A tiny number of individuals and enterprises own the largest part of Scotland.
Much has been said about that singular fact. Less often discussed is a singular consequence: when controversy erupts over wind farm developments, it tends to settle like a cloud over the precious, beautiful places owned, as often as not, by a few rich people.
We hold that wind-generated energy must be an essential part of the mix if a sustainable, “decarbonised” Scotland is to be achieved. We also believe that “renewables” have a vast economic potential. We are not blind, however, to the complaints of those who see wind farms blighting unique landscapes, who suffer the nuisance – and worse – of turbines, who fear for wildlife, or who question a rush to harvest the wind.
The proposals from Buccleuch and 2020 Renewables are a near-textbook case. The developers make the standard arguments: jobs, economic potential, community benefits, and “a major land use strategy”. But the site chosen for “up to” 140 turbines lies within the Lowther Hills, near Wanlockhead in Dumfries and Galloway. Why the Lowthers?
The obvious answer is that the Duke of Buccleuch and his family firm own the spot. The UK’s largest private landowner might be unhappy with the SNP’s proposals for land reform, but his right to develop his land remains. Nevertheless, it is worth asking why a major project needs to take place anywhere near the Muirkirk and North Lowther Uplands Special Protection Area (SPA).
The SPA moorland is of “outstanding interest” for its breeding birds and the variety of its habitats. Red grouse bred for the gun are common, but five species of European importance – hen harrier, short-eared owl and golden plover among them – are also found there. These are, in the jargon, “Annex I” birds, covered by the 1992 EU Habitats Directive. They exist in a wild, special place.
The developers have dropped plans, it appears, to raise turbines on the SPA itself. They speak instead of creating “extensive and detailed habitat management plans to enable positive and innovative peatland and heather restoration”. Until the claims are tested, we must take them at their words. Still a question remains unanswered: why is it inevitable that wind farms should exist in the North Lowther Uplands and not in areas less valuable?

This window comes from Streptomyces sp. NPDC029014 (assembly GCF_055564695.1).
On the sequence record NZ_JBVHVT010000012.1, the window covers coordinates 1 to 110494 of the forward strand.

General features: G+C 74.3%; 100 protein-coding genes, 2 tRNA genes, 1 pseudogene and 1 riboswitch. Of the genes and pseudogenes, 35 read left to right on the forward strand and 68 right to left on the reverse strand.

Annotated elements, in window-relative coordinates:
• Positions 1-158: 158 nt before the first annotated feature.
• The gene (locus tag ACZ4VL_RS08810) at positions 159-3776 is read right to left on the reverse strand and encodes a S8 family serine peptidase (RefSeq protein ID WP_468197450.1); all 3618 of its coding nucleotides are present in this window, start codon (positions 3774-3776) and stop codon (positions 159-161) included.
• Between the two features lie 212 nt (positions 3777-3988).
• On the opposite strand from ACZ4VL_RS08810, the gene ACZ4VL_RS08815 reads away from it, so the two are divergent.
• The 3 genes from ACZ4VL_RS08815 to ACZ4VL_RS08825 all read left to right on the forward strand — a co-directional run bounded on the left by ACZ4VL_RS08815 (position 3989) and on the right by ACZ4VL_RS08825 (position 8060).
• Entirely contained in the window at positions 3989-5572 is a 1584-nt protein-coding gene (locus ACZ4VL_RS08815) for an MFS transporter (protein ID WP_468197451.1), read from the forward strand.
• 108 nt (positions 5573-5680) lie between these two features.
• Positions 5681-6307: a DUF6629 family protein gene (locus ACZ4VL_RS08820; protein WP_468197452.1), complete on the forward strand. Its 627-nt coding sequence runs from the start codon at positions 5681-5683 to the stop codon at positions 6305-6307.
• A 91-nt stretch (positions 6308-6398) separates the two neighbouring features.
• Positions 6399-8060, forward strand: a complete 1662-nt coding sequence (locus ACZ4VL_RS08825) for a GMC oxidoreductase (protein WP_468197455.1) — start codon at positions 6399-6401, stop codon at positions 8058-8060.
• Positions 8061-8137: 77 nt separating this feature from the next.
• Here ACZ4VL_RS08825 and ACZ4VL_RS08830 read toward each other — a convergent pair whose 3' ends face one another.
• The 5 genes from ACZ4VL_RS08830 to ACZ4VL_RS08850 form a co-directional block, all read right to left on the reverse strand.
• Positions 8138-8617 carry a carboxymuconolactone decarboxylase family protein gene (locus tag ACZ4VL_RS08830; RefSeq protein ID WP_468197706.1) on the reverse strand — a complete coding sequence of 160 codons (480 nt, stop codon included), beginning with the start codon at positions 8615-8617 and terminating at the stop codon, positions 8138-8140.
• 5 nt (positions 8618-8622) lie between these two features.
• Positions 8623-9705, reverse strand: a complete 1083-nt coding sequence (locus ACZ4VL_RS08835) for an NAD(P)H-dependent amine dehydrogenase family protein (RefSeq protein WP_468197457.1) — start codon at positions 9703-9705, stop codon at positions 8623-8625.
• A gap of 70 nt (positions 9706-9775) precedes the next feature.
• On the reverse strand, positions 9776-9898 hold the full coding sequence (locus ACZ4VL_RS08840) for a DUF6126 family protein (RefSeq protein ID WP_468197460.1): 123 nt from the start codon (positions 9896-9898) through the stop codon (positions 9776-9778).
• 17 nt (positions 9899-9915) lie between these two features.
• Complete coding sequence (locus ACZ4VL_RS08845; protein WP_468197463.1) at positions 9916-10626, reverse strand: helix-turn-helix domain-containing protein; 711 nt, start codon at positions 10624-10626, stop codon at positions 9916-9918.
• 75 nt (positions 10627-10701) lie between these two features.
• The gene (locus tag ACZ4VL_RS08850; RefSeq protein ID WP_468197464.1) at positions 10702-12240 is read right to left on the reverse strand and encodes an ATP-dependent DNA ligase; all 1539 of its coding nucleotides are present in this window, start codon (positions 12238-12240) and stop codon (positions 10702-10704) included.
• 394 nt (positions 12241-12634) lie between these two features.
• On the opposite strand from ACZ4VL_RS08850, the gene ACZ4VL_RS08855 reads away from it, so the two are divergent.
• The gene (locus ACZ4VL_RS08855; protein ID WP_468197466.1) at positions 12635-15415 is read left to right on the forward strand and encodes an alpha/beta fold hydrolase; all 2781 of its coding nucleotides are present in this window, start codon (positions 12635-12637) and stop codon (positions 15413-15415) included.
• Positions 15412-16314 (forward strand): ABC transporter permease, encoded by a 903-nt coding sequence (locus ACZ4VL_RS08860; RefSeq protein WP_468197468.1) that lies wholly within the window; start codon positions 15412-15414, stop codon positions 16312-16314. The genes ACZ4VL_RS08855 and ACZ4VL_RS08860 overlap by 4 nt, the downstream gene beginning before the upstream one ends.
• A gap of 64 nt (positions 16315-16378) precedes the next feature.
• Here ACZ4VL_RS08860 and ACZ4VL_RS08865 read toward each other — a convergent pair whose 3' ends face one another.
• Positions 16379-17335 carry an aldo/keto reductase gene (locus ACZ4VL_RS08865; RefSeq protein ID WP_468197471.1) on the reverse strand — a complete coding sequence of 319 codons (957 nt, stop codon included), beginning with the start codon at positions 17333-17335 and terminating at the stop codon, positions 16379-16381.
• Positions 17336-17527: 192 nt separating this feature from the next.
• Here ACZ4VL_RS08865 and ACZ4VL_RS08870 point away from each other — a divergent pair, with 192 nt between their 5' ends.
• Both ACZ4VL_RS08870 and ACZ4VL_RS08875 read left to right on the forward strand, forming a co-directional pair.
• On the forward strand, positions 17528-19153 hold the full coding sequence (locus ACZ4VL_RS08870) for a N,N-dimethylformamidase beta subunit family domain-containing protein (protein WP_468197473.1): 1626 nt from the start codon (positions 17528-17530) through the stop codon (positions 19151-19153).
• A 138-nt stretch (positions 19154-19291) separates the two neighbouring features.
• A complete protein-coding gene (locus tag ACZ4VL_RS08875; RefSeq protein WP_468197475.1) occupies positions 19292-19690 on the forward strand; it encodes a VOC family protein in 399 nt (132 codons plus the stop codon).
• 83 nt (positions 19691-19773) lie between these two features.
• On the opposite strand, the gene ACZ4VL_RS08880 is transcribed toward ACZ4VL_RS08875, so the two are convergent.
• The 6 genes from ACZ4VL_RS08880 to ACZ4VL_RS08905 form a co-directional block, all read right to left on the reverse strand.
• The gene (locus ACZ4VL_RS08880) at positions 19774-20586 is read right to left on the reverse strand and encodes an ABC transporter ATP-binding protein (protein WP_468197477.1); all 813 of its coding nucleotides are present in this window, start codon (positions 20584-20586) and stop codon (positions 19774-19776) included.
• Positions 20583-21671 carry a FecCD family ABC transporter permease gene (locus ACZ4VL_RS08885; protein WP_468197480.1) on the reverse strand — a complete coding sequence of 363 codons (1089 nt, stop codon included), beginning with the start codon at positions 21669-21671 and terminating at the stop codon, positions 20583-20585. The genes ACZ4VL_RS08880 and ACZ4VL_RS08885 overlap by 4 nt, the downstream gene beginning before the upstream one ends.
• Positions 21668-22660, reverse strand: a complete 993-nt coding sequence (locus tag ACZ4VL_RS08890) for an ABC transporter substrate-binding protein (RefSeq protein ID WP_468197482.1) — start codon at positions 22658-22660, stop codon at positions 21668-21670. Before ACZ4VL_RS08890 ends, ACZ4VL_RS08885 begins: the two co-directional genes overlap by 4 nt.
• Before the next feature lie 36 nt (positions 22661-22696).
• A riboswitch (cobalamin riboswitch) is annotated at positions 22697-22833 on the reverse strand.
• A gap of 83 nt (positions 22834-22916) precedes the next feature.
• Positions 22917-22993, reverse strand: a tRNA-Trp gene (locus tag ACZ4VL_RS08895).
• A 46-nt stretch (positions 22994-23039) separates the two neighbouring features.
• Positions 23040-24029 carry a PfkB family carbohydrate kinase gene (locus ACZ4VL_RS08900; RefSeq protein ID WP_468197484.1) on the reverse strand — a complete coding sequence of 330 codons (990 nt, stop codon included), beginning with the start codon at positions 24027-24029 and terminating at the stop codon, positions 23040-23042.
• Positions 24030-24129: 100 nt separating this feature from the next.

One way or another, the planning process – and if needs be the Scottish Government – will decide. Experience says the process is sturdier than many protesters imagine. Schemes are rejected, by councils and government, on a regular basis. The fact that protests happen is a reminder, for all that, of what is at stake.
We need clean, reliable energy. We also need to protect what is irreplaceable and vital to a country. Amid the arguments, wind farms continue to be proposed for the most beautiful places in Scotland rather than derelict industrial land. This is not an ideal strategy for the future of a crucial technology. Wind does not blow only where vistas are best.
Much attention is paid to the benefits derived by local communities from such developments. That is as it should be: people count as much as wildlife. We need to think harder, however, about the spread of a new industry across the face of Scotland.
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